About The Artist
Warren Feld, Jewelry Designer
 
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Warren Feld, Jewelry Artist

 

My Personal Style

My personal style centers on a few key elements. Ilike to...

- Mix colors in unexpected ways, particularly colors you would not ordinarily assume would complement one another

- Use a lot of what are called "grays", such as black diamond, montana blue, colorado topaz, alexandrite, and other "simultaneity effects"

- Combine both bead weaving, bead stringing, and wire-working techniques within the same piece.

- Modify traditional weaving and stringing techniques

- Define and play with forms and themes, and thresholds, frames and transititions from one form to the next

- Have pieces that emphasize the sensual and sexual

- Create unusual, unexpected placement of shapes, such as using curved tubes where you might expect a straight tube instead, or using a cube where you would expect a flat rondelle

- Add dimensionality, curvature, and interlocking forms, where I can, to make my pieces both fashionable and contemporary

- Add a sense of movement and move-ability, wherever possible, and likewise, anticipate the aesthetic and functional impacts and effects which come from movement when worn

- Push the limits of, and experiment with, the materials and techniques I am using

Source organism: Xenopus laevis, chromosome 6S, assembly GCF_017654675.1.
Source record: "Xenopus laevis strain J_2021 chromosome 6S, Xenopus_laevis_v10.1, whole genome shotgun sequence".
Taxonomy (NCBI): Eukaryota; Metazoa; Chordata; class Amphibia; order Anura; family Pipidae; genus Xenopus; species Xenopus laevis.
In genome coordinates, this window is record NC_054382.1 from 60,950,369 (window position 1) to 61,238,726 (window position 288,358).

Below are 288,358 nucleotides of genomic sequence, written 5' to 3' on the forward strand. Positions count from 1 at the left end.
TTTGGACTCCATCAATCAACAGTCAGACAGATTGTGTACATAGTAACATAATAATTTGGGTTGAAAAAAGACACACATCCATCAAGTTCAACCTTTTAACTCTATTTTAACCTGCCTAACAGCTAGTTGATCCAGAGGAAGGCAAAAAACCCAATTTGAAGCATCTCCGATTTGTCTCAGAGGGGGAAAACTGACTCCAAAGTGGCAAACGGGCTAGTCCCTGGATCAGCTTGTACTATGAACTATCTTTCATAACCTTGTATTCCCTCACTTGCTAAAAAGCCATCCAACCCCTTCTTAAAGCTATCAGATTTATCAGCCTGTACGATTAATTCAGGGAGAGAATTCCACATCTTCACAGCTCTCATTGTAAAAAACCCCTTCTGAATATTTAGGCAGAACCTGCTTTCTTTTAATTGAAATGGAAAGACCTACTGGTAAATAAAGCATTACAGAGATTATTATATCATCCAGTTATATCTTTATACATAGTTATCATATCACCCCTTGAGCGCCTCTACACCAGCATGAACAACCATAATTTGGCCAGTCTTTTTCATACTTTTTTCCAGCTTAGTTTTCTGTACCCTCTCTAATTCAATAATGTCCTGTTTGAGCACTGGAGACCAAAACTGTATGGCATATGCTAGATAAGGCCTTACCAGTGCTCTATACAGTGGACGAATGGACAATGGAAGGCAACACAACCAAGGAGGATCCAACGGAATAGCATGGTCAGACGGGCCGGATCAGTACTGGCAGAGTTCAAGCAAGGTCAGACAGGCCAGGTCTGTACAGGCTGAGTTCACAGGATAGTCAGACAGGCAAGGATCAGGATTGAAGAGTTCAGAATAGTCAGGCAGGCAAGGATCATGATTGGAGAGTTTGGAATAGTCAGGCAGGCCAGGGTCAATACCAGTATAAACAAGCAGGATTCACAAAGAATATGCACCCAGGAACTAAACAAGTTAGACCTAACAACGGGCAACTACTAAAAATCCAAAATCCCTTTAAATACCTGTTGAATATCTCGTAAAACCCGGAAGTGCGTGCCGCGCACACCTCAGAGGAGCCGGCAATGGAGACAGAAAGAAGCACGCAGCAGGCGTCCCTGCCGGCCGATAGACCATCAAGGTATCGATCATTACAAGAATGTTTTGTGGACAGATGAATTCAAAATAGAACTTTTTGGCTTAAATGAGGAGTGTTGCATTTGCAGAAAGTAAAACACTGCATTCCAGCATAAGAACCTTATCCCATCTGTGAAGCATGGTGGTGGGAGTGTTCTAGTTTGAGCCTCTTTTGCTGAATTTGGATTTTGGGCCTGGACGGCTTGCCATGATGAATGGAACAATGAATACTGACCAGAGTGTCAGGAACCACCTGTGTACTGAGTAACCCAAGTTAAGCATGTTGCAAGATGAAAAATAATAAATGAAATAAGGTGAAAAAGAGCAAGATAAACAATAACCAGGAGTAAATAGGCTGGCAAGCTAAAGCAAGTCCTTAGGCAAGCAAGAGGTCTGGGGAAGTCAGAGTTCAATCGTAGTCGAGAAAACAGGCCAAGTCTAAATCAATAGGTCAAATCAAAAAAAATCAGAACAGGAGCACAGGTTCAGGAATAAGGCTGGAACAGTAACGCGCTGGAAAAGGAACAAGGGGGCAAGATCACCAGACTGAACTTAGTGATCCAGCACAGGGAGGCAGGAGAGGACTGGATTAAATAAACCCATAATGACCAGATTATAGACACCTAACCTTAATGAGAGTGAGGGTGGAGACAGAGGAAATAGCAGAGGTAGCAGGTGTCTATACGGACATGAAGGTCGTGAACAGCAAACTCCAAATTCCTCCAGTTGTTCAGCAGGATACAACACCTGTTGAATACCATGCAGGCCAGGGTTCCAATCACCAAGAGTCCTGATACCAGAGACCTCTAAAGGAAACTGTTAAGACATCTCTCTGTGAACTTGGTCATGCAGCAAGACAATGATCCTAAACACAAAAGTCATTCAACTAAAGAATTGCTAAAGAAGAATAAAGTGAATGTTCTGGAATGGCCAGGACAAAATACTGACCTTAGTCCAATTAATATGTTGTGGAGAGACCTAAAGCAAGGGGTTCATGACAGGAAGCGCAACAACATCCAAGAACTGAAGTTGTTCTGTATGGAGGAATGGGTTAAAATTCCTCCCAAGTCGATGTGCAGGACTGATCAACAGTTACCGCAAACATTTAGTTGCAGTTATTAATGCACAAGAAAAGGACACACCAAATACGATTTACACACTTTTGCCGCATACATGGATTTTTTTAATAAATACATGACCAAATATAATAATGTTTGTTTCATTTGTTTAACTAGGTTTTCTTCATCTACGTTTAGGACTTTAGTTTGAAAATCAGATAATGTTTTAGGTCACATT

- Organize my pieces into Series I call "Collections." For each Collection, I study a particular culture or technique or design theory, and play with what I've learned. How can I adopt what I've learned to my individual style and approach? Each Collection, then, is a personal challenge of expression and expressiveness.

 

--- Warren Feld


The DESIGN Perspective
On Beading and Jewelry Making


The DESIGN PERSPECTIVE is very focused on teaching beaders and jewelry makers how to make choices. Choices about what materials to include, and not to include. Choices about strategies and techniques of construction. Choices about mechanics. Choices about aesthetics. Choices about how best to evoke emotions.

These choices must also reflect an understanding of the bead and its related components. How do all these pieces, in conjunction with stringing materials, assert their needs? Their needs for color, light and shadow. Their needs for durability, flexibility, drape, movement and wearability. Their needs for social or psychological or cultural or contextual appropriateness -- an appropriateness that has to do with satisfaction, beauty, fashion and style, as well as power and influence.

This DESIGN PERSPECTIVE contrasts with the more predominant Craft Approach, where the beader or jewelry maker merely follows a set of steps and ends up with something. Here, in this step-by-step approach, all the choices have been made for them.

And this DESIGN PERSPECTIVE also contrasts with another widespread approach to beading and jewelry making – the Art Tradition – which focuses on achieving ideals of beauty, whether the jewelry is worn or not. Here the beader or jewelry maker learns to apply art theories learned by painters and sculptors, and assumed to apply equally to beads and jewelry, as well.